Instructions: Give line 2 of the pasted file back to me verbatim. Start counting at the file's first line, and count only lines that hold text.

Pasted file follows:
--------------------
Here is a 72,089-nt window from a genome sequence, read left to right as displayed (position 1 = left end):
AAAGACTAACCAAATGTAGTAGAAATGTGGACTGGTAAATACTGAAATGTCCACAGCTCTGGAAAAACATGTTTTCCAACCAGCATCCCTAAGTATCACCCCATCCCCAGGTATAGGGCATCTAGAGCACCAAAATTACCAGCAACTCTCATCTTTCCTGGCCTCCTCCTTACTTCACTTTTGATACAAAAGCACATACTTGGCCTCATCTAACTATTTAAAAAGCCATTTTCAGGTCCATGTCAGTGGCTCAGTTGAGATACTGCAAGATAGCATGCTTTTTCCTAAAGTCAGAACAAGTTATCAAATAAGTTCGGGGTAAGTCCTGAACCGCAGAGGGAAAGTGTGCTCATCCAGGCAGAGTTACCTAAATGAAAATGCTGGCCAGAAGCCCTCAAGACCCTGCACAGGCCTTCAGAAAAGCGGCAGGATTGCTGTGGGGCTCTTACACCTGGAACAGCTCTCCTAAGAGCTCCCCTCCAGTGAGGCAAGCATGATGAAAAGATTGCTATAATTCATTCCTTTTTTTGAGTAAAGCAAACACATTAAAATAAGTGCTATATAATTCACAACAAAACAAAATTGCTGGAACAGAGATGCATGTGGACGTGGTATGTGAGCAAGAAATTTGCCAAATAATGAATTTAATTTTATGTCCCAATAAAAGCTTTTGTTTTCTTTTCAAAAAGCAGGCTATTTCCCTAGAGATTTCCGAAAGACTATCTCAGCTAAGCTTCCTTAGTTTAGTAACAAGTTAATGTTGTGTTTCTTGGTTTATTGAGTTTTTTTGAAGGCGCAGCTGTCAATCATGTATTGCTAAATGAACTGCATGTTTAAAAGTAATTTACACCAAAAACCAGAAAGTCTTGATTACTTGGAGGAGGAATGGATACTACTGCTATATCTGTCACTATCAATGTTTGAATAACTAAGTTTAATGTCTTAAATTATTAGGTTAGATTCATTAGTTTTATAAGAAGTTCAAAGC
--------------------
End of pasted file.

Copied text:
AAAGACTAACCAAATGTAGTAGAAATGTGGACTGGTAAATACTGAAATGTCCACAGCTCTGGAAAAACATGTTTTCCAACCAGCATCCCTAAGTATCACCCCATCCCCAGGTATAGGGCATCTAGAGCACCAAAATTACCAGCAACTCTCATCTTTCCTGGCCTCCTCCTTACTTCACTTTTGATACAAAAGCACATACTTGGCCTCATCTAACTATTTAAAAAGCCATTTTCAGGTCCATGTCAGTGGCTCAGTTGAGATACTGCAAGATAGCATGCTTTTTCCTAAAGTCAGAACAAGTTATCAAATAAGTTCGGGGTAAGTCCTGAACCGCAGAGGGAAAGTGTGCTCATCCAGGCAGAGTTACCTAAATGAAAATGCTGGCCAGAAGCCCTCAAGACCCTGCACAGGCCTTCAGAAAAGCGGCAGGATTGCTGTGGGGCTCTTACACCTGGAACAGCTCTCCTAAGAGCTCCCCTCCAGTGAGGCAAGCATGATGAAAAGATTGCTATAATTCATTCCTTTTTTTGAGTAAAGCAAACACATTAAAATAAGTGCTATATAATTCACAACAAAACAAAATTGCTGGAACAGAGATGCATGTGGACGTGGTATGTGAGCAAGAAATTTGCCAAATAATGAATTTAATTTTATGTCCCAATAAAAGCTTTTGTTTTCTTTTCAAAAAGCAGGCTATTTCCCTAGAGATTTCCGAAAGACTATCTCAGCTAAGCTTCCTTAGTTTAGTAACAAGTTAATGTTGTGTTTCTTGGTTTATTGAGTTTTTTTGAAGGCGCAGCTGTCAATCATGTATTGCTAAATGAACTGCATGTTTAAAAGTAATTTACACCAAAAACCAGAAAGTCTTGATTACTTGGAGGAGGAATGGATACTACTGCTATATCTGTCACTATCAATGTTTGAATAACTAAGTTTAATGTCTTAAATTATTAGGTTAGATTCATTAGTTTTATAAGAAGTTCAAAGC